A summary of events Wednesday, June 30, Day 71 of the Gulf of Mexico oil spill that began with the April 20 explosion and fire on the drilling rig Deepwater Horizon, owned by Transocean Ltd. and leased by BP PLC, which is in charge of cleanup and containment. The blast killed 11 workers. Since then, oil has been pouring into the Gulf from a blown-out undersea well.


With hurricane-whipped waves pushing more oil onto the Gulf of Mexico's once-white beaches, the government is pinning its latest cleanup hopes on a huge new piece of equipment: the world's largest oil-skimming vessel. The Taiwanese-flagged former tanker named the "A Whale" is the length of 3½ football fields and stands 10 stories high. It just emerged from an extensive retrofitting to prepare it specifically for the Gulf, where officials hope it will be able to suck up as much as 21 million gallons of oil-fouled water per day.


An effort to save thousands of sea turtle hatchlings from dying in the oily Gulf of Mexico will begin in the coming weeks in a desperate attempt to keep an entire generation of threatened species from vanishing. The U.S. Fish and Wildlife Service will coordinate the plan that calls for the collection of some 70,000 turtle eggs in up to 800 nests buried on beaches across the Florida Panhandle and Alabama. It's never been done before on a such a massive scale, but experts agree that doing nothing could lead to unprecedented deaths.


Rep. Edward Markey says BP's disaster response plan for an oil spill doesn't mention hurricanes or tropical storms. Markey says the omission is yet another example of what the oil giant was not prepared to handle. The Massachusetts Democrat's comments came during a congressional hearing on a law to improve technology intended to prevent disasters like the Deepwater Horizon oil spill.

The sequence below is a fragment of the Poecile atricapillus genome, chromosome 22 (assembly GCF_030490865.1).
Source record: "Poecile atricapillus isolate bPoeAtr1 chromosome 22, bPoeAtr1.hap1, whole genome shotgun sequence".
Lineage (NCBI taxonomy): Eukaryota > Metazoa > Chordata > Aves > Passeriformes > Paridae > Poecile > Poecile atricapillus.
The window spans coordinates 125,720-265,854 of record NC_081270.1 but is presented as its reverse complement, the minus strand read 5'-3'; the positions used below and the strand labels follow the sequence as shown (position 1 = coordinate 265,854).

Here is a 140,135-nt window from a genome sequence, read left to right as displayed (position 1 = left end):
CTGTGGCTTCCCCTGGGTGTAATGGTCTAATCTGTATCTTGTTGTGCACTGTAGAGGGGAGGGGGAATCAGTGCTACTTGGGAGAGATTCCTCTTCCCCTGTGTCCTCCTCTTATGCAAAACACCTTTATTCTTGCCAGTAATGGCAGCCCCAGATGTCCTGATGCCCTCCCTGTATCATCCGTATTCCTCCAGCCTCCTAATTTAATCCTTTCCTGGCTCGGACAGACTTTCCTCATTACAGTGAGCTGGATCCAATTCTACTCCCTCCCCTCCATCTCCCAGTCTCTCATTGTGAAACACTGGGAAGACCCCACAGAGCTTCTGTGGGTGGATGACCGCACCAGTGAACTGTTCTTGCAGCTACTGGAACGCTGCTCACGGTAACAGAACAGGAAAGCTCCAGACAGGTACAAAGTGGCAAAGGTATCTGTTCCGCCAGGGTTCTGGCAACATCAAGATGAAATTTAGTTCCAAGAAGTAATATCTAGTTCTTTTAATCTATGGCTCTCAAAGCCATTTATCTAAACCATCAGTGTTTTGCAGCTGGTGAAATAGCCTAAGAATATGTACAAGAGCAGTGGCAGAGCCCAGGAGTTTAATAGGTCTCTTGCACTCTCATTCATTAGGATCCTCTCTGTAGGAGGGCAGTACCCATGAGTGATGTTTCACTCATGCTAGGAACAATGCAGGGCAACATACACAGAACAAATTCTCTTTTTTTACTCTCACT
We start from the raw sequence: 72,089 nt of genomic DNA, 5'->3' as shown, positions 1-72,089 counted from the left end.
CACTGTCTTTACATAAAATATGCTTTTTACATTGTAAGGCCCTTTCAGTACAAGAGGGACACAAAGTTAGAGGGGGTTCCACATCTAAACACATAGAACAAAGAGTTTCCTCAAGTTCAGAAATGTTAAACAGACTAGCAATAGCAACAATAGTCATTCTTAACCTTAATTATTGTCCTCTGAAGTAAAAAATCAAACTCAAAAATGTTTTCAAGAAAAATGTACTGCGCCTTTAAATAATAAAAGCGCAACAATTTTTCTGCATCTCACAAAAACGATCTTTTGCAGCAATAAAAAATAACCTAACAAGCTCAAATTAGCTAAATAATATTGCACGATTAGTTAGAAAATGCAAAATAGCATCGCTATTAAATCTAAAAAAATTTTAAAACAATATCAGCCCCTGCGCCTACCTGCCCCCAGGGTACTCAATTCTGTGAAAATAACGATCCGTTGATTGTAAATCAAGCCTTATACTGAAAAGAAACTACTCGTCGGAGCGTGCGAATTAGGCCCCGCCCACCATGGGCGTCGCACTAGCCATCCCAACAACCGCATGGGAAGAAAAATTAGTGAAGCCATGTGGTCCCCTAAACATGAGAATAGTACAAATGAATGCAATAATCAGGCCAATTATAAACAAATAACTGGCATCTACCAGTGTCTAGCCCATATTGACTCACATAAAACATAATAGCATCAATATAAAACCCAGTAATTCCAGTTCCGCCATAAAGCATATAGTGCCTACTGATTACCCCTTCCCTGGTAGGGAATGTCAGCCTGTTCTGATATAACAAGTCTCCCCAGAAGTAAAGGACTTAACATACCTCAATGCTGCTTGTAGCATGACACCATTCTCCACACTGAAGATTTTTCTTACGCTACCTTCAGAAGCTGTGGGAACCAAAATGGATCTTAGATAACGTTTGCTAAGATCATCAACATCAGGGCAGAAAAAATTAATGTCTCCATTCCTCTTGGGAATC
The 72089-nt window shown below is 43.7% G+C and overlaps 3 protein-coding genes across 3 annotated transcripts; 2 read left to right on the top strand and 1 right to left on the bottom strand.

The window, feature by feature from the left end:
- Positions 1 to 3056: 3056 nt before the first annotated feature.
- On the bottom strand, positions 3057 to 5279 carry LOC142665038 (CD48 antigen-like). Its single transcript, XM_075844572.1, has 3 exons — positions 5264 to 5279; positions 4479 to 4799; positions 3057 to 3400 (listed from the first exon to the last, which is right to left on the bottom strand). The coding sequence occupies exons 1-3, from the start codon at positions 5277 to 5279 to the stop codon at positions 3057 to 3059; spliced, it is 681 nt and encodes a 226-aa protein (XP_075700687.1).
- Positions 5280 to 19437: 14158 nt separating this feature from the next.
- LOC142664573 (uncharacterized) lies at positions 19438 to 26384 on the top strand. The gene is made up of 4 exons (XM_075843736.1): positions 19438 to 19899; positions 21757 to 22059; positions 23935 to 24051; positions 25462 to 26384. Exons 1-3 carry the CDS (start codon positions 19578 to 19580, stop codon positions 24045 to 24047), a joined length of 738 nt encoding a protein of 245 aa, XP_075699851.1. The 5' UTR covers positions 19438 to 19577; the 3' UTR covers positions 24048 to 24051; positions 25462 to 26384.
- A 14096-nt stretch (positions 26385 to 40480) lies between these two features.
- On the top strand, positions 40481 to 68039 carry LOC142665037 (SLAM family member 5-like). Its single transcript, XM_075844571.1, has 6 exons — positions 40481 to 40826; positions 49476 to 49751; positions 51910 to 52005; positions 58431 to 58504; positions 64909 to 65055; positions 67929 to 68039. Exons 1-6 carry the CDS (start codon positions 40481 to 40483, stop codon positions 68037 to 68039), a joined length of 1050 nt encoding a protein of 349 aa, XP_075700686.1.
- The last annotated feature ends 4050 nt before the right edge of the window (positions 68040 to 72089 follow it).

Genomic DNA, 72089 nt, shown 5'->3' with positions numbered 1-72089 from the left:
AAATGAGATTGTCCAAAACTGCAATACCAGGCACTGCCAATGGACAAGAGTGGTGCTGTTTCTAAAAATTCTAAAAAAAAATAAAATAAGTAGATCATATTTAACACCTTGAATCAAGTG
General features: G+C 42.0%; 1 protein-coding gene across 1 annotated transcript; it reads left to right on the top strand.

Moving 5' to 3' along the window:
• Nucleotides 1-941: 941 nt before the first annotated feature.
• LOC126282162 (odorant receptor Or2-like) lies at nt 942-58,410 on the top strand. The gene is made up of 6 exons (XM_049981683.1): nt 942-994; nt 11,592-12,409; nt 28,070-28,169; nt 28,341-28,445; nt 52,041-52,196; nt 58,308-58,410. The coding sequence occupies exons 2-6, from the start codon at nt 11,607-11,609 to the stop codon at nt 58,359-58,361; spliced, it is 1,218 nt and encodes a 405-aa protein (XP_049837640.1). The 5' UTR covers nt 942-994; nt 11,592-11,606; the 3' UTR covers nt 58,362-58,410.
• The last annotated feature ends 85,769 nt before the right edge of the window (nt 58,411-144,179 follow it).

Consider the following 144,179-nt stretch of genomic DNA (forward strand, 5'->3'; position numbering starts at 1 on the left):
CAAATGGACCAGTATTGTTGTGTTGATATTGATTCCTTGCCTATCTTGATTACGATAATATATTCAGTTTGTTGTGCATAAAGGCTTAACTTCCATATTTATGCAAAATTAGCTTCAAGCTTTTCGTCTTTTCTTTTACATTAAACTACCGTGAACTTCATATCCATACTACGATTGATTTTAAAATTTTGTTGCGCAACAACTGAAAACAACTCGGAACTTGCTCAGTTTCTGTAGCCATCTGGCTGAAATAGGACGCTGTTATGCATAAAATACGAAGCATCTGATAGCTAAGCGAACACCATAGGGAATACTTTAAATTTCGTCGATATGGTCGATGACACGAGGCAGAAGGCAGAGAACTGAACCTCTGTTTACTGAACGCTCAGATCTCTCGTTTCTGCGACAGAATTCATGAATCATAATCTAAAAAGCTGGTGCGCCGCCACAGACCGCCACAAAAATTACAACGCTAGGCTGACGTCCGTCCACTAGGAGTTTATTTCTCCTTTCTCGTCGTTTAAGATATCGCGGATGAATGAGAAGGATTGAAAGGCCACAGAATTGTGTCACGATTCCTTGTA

An administrator for BP claims says it hasn't reimbursed leaders in a Florida Panhandle county for about $75,000 in expenses because it doesn't have the county's phone number. A recent letter the Delaware-based claims administrator sent to the county states that the company doesn't have a working number for the county. However, Escambia County Commission Chairman Grover Robinson IV says all communications between ESIS, a third-party claims administrator for BP, and the county are on letterhead with the county's phone number.


EPA officials say their first round of testing on chemicals used to break apart the oil in the Gulf of Mexico shows all the available dispersants are generally equally toxic. Paul Anastas, EPA's assistant administrator for research and development, says that the testing also showed the chemicals are far less toxic than oil. He said none of the chemicals had dangerous effects on the sea life tested. The chemicals break oil into smaller particles that are easier for microbes to consume.


An Interior Department official says the government is expected soon to issue more permits for drilling in shallow waters of the Gulf of Mexico. The decision would not affect the six-month moratorium on deepwater drilling imposed in the aftermath of BP's Deepwater Horizon oil spill. While drilling in shallow waters was not part of the moratorium, there has been confusion about whether new permits will be approved for shallow water leases. Interior Deputy Secretary David Hayes told a House hearing that he expects more shallow water drilling applications to be approved as they are received.